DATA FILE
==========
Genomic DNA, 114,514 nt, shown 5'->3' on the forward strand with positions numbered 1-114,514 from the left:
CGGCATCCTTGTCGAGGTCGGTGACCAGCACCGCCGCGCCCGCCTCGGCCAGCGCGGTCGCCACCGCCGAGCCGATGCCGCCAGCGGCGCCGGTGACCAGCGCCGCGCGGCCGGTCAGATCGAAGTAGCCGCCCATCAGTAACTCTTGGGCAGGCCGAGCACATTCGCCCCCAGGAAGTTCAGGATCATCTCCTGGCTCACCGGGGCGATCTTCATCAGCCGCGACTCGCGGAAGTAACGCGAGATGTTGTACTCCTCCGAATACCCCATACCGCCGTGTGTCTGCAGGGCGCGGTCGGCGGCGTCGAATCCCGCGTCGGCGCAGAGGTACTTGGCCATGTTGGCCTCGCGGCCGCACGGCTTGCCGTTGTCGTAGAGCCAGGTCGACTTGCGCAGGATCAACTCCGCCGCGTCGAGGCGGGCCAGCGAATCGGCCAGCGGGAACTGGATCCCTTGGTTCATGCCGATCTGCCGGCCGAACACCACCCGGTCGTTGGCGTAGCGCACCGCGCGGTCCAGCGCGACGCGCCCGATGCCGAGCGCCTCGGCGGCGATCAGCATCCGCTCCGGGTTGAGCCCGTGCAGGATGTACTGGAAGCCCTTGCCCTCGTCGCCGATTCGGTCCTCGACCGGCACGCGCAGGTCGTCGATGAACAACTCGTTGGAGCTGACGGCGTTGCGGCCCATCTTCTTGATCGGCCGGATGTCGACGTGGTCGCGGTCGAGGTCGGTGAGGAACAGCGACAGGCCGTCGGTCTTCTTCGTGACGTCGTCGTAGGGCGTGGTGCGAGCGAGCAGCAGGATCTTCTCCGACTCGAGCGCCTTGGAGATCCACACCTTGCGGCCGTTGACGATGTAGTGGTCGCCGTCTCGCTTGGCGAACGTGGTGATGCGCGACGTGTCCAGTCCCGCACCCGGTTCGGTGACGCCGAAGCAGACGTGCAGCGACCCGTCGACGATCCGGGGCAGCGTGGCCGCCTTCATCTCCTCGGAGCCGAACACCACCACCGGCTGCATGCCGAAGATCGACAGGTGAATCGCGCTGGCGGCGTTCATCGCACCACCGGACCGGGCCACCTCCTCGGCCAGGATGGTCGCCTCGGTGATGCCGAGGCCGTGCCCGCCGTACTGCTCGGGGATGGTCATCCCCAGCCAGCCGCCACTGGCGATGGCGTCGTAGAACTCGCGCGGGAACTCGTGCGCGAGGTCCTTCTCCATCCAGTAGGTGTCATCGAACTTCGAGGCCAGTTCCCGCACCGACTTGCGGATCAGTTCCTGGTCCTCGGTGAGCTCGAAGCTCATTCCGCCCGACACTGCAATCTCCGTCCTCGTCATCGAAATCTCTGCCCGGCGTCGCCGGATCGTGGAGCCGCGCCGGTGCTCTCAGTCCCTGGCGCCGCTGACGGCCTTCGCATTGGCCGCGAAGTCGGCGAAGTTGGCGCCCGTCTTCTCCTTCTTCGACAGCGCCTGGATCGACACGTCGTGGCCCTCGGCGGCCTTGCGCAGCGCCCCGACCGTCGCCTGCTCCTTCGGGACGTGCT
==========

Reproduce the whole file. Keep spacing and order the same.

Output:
Genomic DNA, 114,514 nt, shown 5'->3' on the forward strand with positions numbered 1-114,514 from the left:
CGGCATCCTTGTCGAGGTCGGTGACCAGCACCGCCGCGCCCGCCTCGGCCAGCGCGGTCGCCACCGCCGAGCCGATGCCGCCAGCGGCGCCGGTGACCAGCGCCGCGCGGCCGGTCAGATCGAAGTAGCCGCCCATCAGTAACTCTTGGGCAGGCCGAGCACATTCGCCCCCAGGAAGTTCAGGATCATCTCCTGGCTCACCGGGGCGATCTTCATCAGCCGCGACTCGCGGAAGTAACGCGAGATGTTGTACTCCTCCGAATACCCCATACCGCCGTGTGTCTGCAGGGCGCGGTCGGCGGCGTCGAATCCCGCGTCGGCGCAGAGGTACTTGGCCATGTTGGCCTCGCGGCCGCACGGCTTGCCGTTGTCGTAGAGCCAGGTCGACTTGCGCAGGATCAACTCCGCCGCGTCGAGGCGGGCCAGCGAATCGGCCAGCGGGAACTGGATCCCTTGGTTCATGCCGATCTGCCGGCCGAACACCACCCGGTCGTTGGCGTAGCGCACCGCGCGGTCCAGCGCGACGCGCCCGATGCCGAGCGCCTCGGCGGCGATCAGCATCCGCTCCGGGTTGAGCCCGTGCAGGATGTACTGGAAGCCCTTGCCCTCGTCGCCGATTCGGTCCTCGACCGGCACGCGCAGGTCGTCGATGAACAACTCGTTGGAGCTGACGGCGTTGCGGCCCATCTTCTTGATCGGCCGGATGTCGACGTGGTCGCGGTCGAGGTCGGTGAGGAACAGCGACAGGCCGTCGGTCTTCTTCGTGACGTCGTCGTAGGGCGTGGTGCGAGCGAGCAGCAGGATCTTCTCCGACTCGAGCGCCTTGGAGATCCACACCTTGCGGCCGTTGACGATGTAGTGGTCGCCGTCTCGCTTGGCGAACGTGGTGATGCGCGACGTGTCCAGTCCCGCACCCGGTTCGGTGACGCCGAAGCAGACGTGCAGCGACCCGTCGACGATCCGGGGCAGCGTGGCCGCCTTCATCTCCTCGGAGCCGAACACCACCACCGGCTGCATGCCGAAGATCGACAGGTGAATCGCGCTGGCGGCGTTCATCGCACCACCGGACCGGGCCACCTCCTCGGCCAGGATGGTCGCCTCGGTGATGCCGAGGCCGTGCCCGCCGTACTGCTCGGGGATGGTCATCCCCAGCCAGCCGCCACTGGCGATGGCGTCGTAGAACTCGCGCGGGAACTCGTGCGCGAGGTCCTTCTCCATCCAGTAGGTGTCATCGAACTTCGAGGCCAGTTCCCGCACCGACTTGCGGATCAGTTCCTGGTCCTCGGTGAGCTCGAAGCTCATTCCGCCCGACACTGCAATCTCCGTCCTCGTCATCGAAATCTCTGCCCGGCGTCGCCGGATCGTGGAGCCGCGCCGGTGCTCTCAGTCCCTGGCGCCGCTGACGGCCTTCGCATTGGCCGCGAAGTCGGCGAAGTTGGCGCCCGTCTTCTCCTTCTTCGACAGCGCCTGGATCGACACGTCGTGGCCCTCGGCGGCCTTGCGCAGCGCCCCGACCGTCGCCTGCTCCTTCGGGACGTGCT